Conflict is not always a bad thing. In fact, it’s a necessary, if not vital part of spiritual growth. It’s also an integral part of maintaining healthy relationships with one another. If someone spends their life trying to avoid conflict they are, in a sense, refusing to look in the mirror and deal with themselves. They are also refusing to walk in the calling that all of us have received which is to “encourage one another” and “spur one another on toward love and good works.”  Paul wrote to the church in Corinth, “I hear that there are divisions among you. And I believe it in part, for there must be factions among you in order that those who are genuine among you may be recognized.” (1 Corinthians 11:18-19)  Paul was not saying, “I’m happy you are arguing,” but he was pointing out that conflict merely exposes things in hearts that need to change.

The genuineness of our faith is tested and refined by conflict. How we react when we don’t get our way and our expectations are not met says a lot about who we are. Are we willing to give up what we deem to be our “rights”? Are we willing to give up our own dreams so another’s may come true? Are we willing to lay aside our strong feelings about how things should be done and let them be done another way?  How we react to conflict shows us whether or not we are truly walking in love. Do we consider other people’s feelings, desires, expectations, etc.. to be more important than our own? Or will we maintain a sense of injury if we don’t get what we want?

“Men are not angered by mere misfortune but by misfortune conceived as injury. And the sense of injury depends on the feeling that a legitimate claim has been denied.” C.S. Lewis

Philippians 2:2-5 should be our guide on how to deal with conflict and “grow up” in faith: ” . . . complete my joy by being of the same mind, having the same love, being in full accord and of one mind. Do nothing from selfish ambition or conceit, but in humility count others more significant than yourselves. Let each of you look not only to his own interests, but also to the interests of others. Have this mind among yourselves, which is yours in Christ Jesus . . . “

“This is one of the miracles of love: it gives a power of seeing through its own enchantments and yet not being disenchanted.” C.S. Lewis

At the end of the day, what matters most is not whether we get our way or win an argument. What matters most is whether or not we are willing to be challenged and changed—becoming more like our Savior.

“Have this mind among yourselves, which is yours in Christ Jesus, who, though he was in the form of God, did not count equality with God a thing to be grasped, but emptied himself, by taking the form of a servant, being born in the likeness of men. And being found in human form, he humbled himself . . . Do all things without grumbling or disputing, that you may be blameless and innocent, children of God without blemish in the midst of a crooked and twisted generation, among whom you shine as lights in the world. (Philippians 2:5-9, 14-15 ESV)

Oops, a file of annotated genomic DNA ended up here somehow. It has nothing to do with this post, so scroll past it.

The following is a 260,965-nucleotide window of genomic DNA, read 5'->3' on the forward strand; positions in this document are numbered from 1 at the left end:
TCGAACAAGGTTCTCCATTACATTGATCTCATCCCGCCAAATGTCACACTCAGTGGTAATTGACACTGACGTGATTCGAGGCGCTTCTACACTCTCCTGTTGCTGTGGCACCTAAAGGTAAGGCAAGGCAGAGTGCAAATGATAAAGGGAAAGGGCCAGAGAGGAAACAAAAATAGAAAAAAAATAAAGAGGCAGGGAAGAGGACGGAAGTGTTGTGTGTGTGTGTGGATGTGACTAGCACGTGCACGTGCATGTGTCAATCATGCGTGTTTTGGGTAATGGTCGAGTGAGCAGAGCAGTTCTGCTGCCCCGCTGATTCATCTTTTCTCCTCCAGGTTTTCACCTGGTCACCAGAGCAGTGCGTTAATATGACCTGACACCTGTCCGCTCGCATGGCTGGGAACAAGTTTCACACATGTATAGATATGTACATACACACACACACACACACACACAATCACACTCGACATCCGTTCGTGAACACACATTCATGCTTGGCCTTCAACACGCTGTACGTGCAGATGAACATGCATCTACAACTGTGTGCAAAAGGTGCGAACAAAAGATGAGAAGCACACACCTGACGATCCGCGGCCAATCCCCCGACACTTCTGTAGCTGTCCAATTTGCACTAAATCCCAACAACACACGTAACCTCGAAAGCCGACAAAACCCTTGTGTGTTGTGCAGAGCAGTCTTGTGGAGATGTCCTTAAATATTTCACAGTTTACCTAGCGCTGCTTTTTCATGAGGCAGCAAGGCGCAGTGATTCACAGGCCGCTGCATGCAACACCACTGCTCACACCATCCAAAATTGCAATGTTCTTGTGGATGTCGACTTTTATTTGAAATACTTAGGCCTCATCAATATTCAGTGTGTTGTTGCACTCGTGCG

Worthy Of Our Trust

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Then Moses made Israel set out from the Red Sea, and they went into the wilderness of Shur. They went three days in the wilderness and found no water. When they came to Marah, they could not drink the water of Marah because it was bitter; therefore it was named Marah. And the people grumbled against Moses, saying, “What shall we drink?” And he cried to the Lord, and the Lord showed him a log, and he threw it into the water, and the water became sweet. Exodus 15:22-25

Just a short time before, “Moses and the people of Israel sang this song to the Lord, saying, I will sing to the Lord, for he has triumphed gloriously; the horse and his rider he has thrown into the sea. The Lord is my strength and my song, and he has become my salvation; this is my God, and I will praise him, my father’s God, and I will exalt him. . . ” (Exodus 15:1-3) When Israel saw the miracles God performed on their behalf and experienced his favor, they were ecstatic. Their future was certain—they had hope. It may seem a little ridiculous that just one encounter with something unpleasant caused them to complain and panic, but in their minds they were justified in their complaint.

Human nature hasn’t changed much since ancient times. It doesn’t take much to to put most of us in “panic mode.” When it’s evident our hopes and prayers are being answered (ie when God parts a sea and we walk through it on dry land) we have no problem trusting him. But the moment we face adversity we seem to forget all about what God has done in the past. We immediately begin to question his leading, worry about provision . . . and lose sight of hope.